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Ecology of chytridiomycosis in boreal chorus frogs (Pseudacris maculata)

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Infectious diseases have emerged as a significant threat to wildlife. Environmental change is often implicated as an underlying factor driving this emergence. With this recent rise in disease emergence and the acceleration of environmental change, it is important to identify

Infectious diseases have emerged as a significant threat to wildlife. Environmental change is often implicated as an underlying factor driving this emergence. With this recent rise in disease emergence and the acceleration of environmental change, it is important to identify the environmental factors that alter host-pathogen dynamics and their underlying mechanisms. The emerging pathogen Batrachochytrium dendrobatidis (Bd) is a clear example of the negative effects infectious diseases can have on wildlife. Bd is linked to global declines in amphibian diversity and abundance. However, there is considerable variation in population-level responses to Bd, with some hosts experiencing marked declines while others persist. Environmental factors may play a role in this variation. This research used populations of pond-breeding chorus frogs (Pseudacris maculata) in Arizona to test if three rapidly changing environmental factors nitrogen (N), phosphorus (P), and temperature influence the presence, prevalence, and severity of Bd infections. I evaluated the reliability of a new technique for detecting Bd in water samples and combined this technique with animal sampling to monitor Bd in wild chorus frogs. Monitoring from 20 frog populations found high Bd presence and prevalence during breeding. A laboratory experiment found 85% adult mortality as a result of Bd infection; however, estimated chorus frog densities in wild populations increased significantly over two years of sampling despite high Bd prevalence. Presence, prevalence, and severity of Bd infections were not correlated with aqueous concentrations of N or P. There was, however, support for an annual temperature-induced reduction in Bd prevalence in newly metamorphosed larvae. A simple mathematical model suggests that this annual temperature-induced reduction of Bd infections in larvae in combination with rapid host maturation may help chorus frog populations persist despite high adult mortality. These results demonstrate that Bd can persist across a wide range of environmental conditions, providing little support for the influence of N and P on Bd dynamics, and show that water temperature may play an important role in altering Bd dynamics, enabling chorus frogs to persist with this pathogen. These findings demonstrate the importance of environmental context and host life history for the outcome of host-pathogen interactions.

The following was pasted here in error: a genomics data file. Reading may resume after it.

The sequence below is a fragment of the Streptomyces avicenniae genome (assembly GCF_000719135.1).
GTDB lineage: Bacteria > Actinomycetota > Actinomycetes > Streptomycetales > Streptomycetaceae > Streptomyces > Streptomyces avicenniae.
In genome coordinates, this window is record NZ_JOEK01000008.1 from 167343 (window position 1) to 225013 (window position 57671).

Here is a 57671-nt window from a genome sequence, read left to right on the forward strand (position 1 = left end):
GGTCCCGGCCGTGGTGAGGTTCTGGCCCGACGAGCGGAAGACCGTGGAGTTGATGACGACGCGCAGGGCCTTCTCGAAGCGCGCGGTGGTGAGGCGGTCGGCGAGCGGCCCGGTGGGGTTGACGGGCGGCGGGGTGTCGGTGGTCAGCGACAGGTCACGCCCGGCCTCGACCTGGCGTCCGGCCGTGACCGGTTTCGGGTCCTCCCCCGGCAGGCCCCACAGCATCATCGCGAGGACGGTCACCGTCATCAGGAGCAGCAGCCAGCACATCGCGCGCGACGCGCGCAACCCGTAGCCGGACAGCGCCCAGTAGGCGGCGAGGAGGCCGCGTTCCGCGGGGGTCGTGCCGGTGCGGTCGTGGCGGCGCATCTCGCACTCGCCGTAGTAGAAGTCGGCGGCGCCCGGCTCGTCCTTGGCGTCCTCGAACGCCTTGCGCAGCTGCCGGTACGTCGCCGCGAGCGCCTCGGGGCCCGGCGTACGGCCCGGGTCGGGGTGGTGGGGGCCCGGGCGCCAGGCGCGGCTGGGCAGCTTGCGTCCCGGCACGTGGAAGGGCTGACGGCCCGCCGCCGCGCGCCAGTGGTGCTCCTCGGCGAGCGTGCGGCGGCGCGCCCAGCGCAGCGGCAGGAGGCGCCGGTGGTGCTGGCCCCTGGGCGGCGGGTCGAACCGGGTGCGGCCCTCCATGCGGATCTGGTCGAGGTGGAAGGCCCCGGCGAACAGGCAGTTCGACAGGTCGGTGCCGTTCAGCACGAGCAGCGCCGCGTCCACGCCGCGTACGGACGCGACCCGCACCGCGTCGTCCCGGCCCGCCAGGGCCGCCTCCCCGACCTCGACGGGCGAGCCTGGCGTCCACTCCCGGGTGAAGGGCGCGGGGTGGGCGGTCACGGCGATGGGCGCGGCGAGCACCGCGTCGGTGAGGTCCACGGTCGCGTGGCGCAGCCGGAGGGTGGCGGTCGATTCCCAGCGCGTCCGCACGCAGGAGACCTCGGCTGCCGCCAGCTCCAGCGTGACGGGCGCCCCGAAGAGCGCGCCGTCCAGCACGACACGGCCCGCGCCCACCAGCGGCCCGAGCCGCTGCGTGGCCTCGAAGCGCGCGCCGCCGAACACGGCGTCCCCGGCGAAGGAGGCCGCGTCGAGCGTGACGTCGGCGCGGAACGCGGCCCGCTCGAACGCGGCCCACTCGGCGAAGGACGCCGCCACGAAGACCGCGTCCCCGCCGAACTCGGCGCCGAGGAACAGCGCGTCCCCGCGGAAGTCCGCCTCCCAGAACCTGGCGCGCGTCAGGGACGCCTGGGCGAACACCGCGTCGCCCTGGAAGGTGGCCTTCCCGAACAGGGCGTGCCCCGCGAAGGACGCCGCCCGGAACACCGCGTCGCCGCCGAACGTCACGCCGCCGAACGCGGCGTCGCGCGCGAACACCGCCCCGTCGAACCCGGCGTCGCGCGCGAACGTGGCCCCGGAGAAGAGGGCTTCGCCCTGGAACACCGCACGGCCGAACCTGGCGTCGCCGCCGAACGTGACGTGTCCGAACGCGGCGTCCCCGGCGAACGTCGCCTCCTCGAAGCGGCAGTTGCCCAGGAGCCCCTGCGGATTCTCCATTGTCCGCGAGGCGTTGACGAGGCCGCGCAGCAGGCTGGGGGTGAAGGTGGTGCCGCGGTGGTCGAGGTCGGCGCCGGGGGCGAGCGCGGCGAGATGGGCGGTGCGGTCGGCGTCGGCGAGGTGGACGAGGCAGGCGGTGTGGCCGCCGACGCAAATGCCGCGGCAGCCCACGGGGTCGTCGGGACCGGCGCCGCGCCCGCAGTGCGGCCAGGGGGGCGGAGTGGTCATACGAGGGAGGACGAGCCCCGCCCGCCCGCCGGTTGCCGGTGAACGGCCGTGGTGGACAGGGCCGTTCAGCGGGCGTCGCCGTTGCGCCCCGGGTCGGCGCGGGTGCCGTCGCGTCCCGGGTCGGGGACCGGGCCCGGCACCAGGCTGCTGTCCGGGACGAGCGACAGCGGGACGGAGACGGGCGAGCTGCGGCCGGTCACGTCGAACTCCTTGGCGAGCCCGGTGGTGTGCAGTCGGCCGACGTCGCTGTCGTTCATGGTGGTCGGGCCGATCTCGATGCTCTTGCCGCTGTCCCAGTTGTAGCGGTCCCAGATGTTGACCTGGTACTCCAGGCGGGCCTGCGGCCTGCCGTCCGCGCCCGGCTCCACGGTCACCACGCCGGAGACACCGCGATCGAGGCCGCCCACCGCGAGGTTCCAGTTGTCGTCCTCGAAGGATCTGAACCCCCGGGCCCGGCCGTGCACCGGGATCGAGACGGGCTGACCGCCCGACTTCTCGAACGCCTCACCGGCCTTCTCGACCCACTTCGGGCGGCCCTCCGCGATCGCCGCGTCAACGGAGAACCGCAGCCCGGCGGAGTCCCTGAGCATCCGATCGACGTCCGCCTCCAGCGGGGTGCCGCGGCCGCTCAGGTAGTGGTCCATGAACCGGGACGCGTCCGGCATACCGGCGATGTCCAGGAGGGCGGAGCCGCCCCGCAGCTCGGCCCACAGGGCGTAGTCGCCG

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2012

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Analysis of Global Variance of the Thermal Maxima of an Amphibian Pathogen

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Batrachochytrium dendrobatidis (Bd), the amphibian chytrid fungus causing chytridiomycosis, is the cause of massive amphibian die-offs. As with any host-pathogen relationship, it is paramount to understand the growth and reproduction of the pathogen that causes an infectious disease outbreak. The

Batrachochytrium dendrobatidis (Bd), the amphibian chytrid fungus causing chytridiomycosis, is the cause of massive amphibian die-offs. As with any host-pathogen relationship, it is paramount to understand the growth and reproduction of the pathogen that causes an infectious disease outbreak. The life-cycle of the pathogen, Bd, is strongly influenced by temperature; however, previous research has focused on Bd isolated from limited geographic ranges, and may not be representative of Bd on a global scale. My research examines the relationship between Bd and temperature on the global level to determine the actual thermal maximum of Bd. Six isolates of Bd, from three continents, were incubated at a temperature within the thermal range (21°C) and a temperature higher than the optimal thermal range (27°C). Temperature affected the growth and zoosporangium size of all six isolates of Bd. All six isolates had proliferative growth at 21°C, but at 27°C the amount and quality of growth varied per isolate. My results demonstrate that each Bd isolate has a different response to temperature, and the thermal maximum for growth varies with each isolate. Further understanding of the difference in isolate response to temperature can lead to a better understanding of Bd pathogen dynamics, as well as allow us the ability to identify susceptible hosts and environments before an outbreak.

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2016-12